I was talking about RPG OA today. If you’re an IBM i techie, then you will know about OA already. You probably understand its power and potential in our IBM-i world. If youre a bit more old school, you’ve been churning out column based code for years, or you are living under a rock in a desert somewhere, or you just don’t know what the hell I am mumbling about – then here is a quick little primer:
Rational Open Access: RPG Edition, which is shortened to RPG OA, was developed by IBM to give us programmers a simple”ish” method to pass data from a RPG program to an external service (for example a web browser).
RPG OA uses a single RPG opcode to let RPG programs, with traditionally limited interfacing capabilities, communicate data from DB2 database tables (5250 display files) with other interfaces that it cannot talk to normally…. this might mean Web services, browsers, mobile devices, XML/JSON files, external databases, and the list goes on.
RPG OA can be easily added to old RPG code in Green screens programs and new RPG programs. OA does not affect functionality of existing DSPF programs, add the line of code, recompile and they will continue to work how they have for years, decades, centuries /insert maniacal laughter
Without getting too technical — The RPG OA Handler populates a data structure from the data fed into it (for example what is being sent to a green screen) and this lets us extend the existing RPG I/O model to talk to virtually any *internet* device we can think of. More than that, we can even use RPG OA to talk to places on our own machine (ie: the IFS) without using clunky API access.
So, think about this – if we have a program that is writing to a table and we want to get that table data somewhere else. Lets say a file in the IFS. We could write a DB2-IFS handler and then just add that line of the code to any existing program and data would be automatically written to an IFS file as that program writes to the table. Cunning stuff!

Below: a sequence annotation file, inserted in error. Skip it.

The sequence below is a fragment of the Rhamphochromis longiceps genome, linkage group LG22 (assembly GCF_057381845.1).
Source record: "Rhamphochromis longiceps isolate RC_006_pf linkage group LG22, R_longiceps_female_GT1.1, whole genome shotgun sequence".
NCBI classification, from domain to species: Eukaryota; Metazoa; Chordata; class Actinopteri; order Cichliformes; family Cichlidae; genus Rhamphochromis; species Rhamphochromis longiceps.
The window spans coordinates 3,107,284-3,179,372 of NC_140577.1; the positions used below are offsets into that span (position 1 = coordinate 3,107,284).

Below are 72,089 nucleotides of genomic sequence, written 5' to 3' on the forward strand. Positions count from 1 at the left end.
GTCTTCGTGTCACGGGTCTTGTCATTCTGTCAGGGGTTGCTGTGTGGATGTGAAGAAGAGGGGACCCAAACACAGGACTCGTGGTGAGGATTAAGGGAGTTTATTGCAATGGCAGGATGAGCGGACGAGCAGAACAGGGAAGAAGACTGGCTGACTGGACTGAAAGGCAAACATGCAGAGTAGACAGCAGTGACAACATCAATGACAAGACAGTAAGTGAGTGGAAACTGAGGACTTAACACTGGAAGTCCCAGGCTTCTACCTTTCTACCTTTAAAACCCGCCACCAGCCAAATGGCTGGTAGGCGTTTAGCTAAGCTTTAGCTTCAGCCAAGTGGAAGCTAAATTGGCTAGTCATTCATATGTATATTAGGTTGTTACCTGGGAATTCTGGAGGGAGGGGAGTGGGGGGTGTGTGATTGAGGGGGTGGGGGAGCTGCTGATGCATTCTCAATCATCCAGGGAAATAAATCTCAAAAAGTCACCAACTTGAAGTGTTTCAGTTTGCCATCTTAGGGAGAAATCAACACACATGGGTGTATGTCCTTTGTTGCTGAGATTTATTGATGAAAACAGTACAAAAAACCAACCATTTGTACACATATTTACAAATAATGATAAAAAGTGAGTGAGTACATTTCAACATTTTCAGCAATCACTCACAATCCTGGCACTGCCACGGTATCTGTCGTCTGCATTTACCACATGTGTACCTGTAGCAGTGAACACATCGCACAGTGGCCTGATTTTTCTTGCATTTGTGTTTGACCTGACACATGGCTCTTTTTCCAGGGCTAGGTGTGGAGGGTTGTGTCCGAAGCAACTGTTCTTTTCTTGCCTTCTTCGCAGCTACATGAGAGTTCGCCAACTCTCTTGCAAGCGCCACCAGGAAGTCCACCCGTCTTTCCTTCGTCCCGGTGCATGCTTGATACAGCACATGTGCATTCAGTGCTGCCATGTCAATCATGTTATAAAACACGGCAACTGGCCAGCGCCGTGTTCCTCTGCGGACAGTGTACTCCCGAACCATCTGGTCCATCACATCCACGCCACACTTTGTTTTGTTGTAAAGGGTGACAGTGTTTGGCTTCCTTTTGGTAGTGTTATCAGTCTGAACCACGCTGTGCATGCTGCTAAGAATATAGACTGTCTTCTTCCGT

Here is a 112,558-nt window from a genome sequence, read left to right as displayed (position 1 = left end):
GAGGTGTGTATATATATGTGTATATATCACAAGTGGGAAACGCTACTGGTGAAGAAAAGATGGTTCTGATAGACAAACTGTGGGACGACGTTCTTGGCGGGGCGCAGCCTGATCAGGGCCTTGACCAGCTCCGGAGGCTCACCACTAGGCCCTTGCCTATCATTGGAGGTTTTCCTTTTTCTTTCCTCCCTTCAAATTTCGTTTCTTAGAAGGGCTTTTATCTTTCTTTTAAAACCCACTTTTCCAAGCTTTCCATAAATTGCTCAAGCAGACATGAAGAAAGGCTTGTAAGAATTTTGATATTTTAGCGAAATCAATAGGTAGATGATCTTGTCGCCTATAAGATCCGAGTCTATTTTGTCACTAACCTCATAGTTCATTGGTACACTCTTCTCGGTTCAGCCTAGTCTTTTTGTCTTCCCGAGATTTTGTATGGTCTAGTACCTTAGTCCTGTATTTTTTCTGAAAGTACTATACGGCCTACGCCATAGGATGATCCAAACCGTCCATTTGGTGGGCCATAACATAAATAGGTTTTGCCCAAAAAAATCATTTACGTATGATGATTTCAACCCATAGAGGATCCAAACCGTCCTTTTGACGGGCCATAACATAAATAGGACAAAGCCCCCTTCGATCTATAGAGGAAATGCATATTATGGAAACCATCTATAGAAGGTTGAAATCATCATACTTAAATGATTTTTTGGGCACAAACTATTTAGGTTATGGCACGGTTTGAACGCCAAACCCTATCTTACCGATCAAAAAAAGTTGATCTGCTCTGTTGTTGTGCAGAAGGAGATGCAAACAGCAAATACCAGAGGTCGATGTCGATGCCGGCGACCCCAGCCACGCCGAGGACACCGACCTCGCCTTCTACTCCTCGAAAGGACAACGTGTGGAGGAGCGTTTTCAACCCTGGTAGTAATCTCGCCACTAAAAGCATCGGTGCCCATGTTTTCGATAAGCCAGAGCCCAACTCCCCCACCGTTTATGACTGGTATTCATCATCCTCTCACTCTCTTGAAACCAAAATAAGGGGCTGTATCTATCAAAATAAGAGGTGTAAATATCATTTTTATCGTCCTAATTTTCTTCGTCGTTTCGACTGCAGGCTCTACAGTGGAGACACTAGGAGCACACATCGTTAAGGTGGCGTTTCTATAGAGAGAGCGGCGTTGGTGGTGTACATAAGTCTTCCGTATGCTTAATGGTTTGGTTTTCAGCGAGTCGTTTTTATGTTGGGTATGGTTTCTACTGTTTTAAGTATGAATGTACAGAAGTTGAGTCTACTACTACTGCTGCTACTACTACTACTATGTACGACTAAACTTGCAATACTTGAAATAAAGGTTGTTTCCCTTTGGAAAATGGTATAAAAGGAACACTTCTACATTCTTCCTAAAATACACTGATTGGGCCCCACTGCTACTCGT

The great thing about it is that it’s a simple line of code to add to the DSPF specification on the F-SPEC so existing RPG programmers can quickly add it.
The Handler programmatically determines the amount of data it wants and can make the selection at the time of the open operation.
In other words, pretty much the same as the old SPECIAL file interface but with the addition of full file and record names, key data, etc. A full description of each field (known as a Name/Value handler) along with the data and keys. The description includes information such as: Field name, Length, Data type, Decimal places, etc.
The Handler can pass back full status data to the user program. For example, field values like RRN, Status codes, etc.
Use a “Buffer” handler if:
Use a “Name/Value” handler when:
The more generic a handler is the more complex it is to write. But you can easily write handlers for IFS files, spreadsheets, etc.
IBM i Software Developer, Digital Dad, AS400 Anarchist, RPG Modernizer, Alpha Nerd and Passionate Eater of Cheese and Biscuits. Nick Litten Dot Com is a mixture of blog posts that can be sometimes serious, frequently playful and probably down-right pointless all in the space of a day. Enjoy your stay, feel free to comment and in the words of the most interesting man in the world: Stay thirsty my friend.
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